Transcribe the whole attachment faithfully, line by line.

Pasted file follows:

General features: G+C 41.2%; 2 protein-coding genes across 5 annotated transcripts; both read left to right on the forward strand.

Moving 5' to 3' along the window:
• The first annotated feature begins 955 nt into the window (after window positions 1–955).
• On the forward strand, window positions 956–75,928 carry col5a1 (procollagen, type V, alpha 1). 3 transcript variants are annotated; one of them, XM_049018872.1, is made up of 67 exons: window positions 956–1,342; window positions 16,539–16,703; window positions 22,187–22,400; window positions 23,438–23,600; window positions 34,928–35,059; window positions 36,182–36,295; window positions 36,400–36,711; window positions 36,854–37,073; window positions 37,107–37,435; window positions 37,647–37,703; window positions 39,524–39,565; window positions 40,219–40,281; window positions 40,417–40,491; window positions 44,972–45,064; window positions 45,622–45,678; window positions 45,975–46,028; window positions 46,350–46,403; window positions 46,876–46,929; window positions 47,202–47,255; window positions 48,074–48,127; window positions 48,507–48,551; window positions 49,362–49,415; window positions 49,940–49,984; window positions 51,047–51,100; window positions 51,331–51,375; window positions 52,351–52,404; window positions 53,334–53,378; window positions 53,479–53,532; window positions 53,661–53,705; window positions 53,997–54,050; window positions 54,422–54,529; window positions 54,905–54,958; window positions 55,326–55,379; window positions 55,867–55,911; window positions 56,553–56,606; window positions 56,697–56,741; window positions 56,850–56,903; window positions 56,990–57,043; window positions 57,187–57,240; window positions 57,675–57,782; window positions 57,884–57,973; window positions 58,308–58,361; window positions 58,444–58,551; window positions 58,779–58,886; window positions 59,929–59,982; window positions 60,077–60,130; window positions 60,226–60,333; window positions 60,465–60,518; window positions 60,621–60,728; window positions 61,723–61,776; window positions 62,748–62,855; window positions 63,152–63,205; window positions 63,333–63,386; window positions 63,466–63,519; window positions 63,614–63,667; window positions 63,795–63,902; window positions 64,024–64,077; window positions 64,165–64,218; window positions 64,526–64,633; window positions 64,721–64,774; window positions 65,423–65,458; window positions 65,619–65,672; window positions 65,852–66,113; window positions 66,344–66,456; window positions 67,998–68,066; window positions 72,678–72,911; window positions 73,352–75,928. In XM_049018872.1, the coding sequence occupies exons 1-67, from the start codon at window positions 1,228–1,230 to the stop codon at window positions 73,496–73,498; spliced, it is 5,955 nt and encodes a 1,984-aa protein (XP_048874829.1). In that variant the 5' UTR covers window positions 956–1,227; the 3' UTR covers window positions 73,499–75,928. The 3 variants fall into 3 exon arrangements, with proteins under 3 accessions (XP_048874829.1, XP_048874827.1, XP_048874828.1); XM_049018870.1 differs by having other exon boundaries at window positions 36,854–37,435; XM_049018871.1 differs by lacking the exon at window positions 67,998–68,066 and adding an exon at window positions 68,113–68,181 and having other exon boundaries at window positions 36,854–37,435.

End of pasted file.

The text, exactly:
General features: G+C 41.2%; 2 protein-coding genes across 5 annotated transcripts; both read left to right on the forward strand.

Moving 5' to 3' along the window:
• The first annotated feature begins 955 nt into the window (after window positions 1–955).
• On the forward strand, window positions 956–75,928 carry col5a1 (procollagen, type V, alpha 1). 3 transcript variants are annotated; one of them, XM_049018872.1, is made up of 67 exons: window positions 956–1,342; window positions 16,539–16,703; window positions 22,187–22,400; window positions 23,438–23,600; window positions 34,928–35,059; window positions 36,182–36,295; window positions 36,400–36,711; window positions 36,854–37,073; window positions 37,107–37,435; window positions 37,647–37,703; window positions 39,524–39,565; window positions 40,219–40,281; window positions 40,417–40,491; window positions 44,972–45,064; window positions 45,622–45,678; window positions 45,975–46,028; window positions 46,350–46,403; window positions 46,876–46,929; window positions 47,202–47,255; window positions 48,074–48,127; window positions 48,507–48,551; window positions 49,362–49,415; window positions 49,940–49,984; window positions 51,047–51,100; window positions 51,331–51,375; window positions 52,351–52,404; window positions 53,334–53,378; window positions 53,479–53,532; window positions 53,661–53,705; window positions 53,997–54,050; window positions 54,422–54,529; window positions 54,905–54,958; window positions 55,326–55,379; window positions 55,867–55,911; window positions 56,553–56,606; window positions 56,697–56,741; window positions 56,850–56,903; window positions 56,990–57,043; window positions 57,187–57,240; window positions 57,675–57,782; window positions 57,884–57,973; window positions 58,308–58,361; window positions 58,444–58,551; window positions 58,779–58,886; window positions 59,929–59,982; window positions 60,077–60,130; window positions 60,226–60,333; window positions 60,465–60,518; window positions 60,621–60,728; window positions 61,723–61,776; window positions 62,748–62,855; window positions 63,152–63,205; window positions 63,333–63,386; window positions 63,466–63,519; window positions 63,614–63,667; window positions 63,795–63,902; window positions 64,024–64,077; window positions 64,165–64,218; window positions 64,526–64,633; window positions 64,721–64,774; window positions 65,423–65,458; window positions 65,619–65,672; window positions 65,852–66,113; window positions 66,344–66,456; window positions 67,998–68,066; window positions 72,678–72,911; window positions 73,352–75,928. In XM_049018872.1, the coding sequence occupies exons 1-67, from the start codon at window positions 1,228–1,230 to the stop codon at window positions 73,496–73,498; spliced, it is 5,955 nt and encodes a 1,984-aa protein (XP_048874829.1). In that variant the 5' UTR covers window positions 956–1,227; the 3' UTR covers window positions 73,499–75,928. The 3 variants fall into 3 exon arrangements, with proteins under 3 accessions (XP_048874829.1, XP_048874827.1, XP_048874828.1); XM_049018870.1 differs by having other exon boundaries at window positions 36,854–37,435; XM_049018871.1 differs by lacking the exon at window positions 67,998–68,066 and adding an exon at window positions 68,113–68,181 and having other exon boundaries at window positions 36,854–37,435.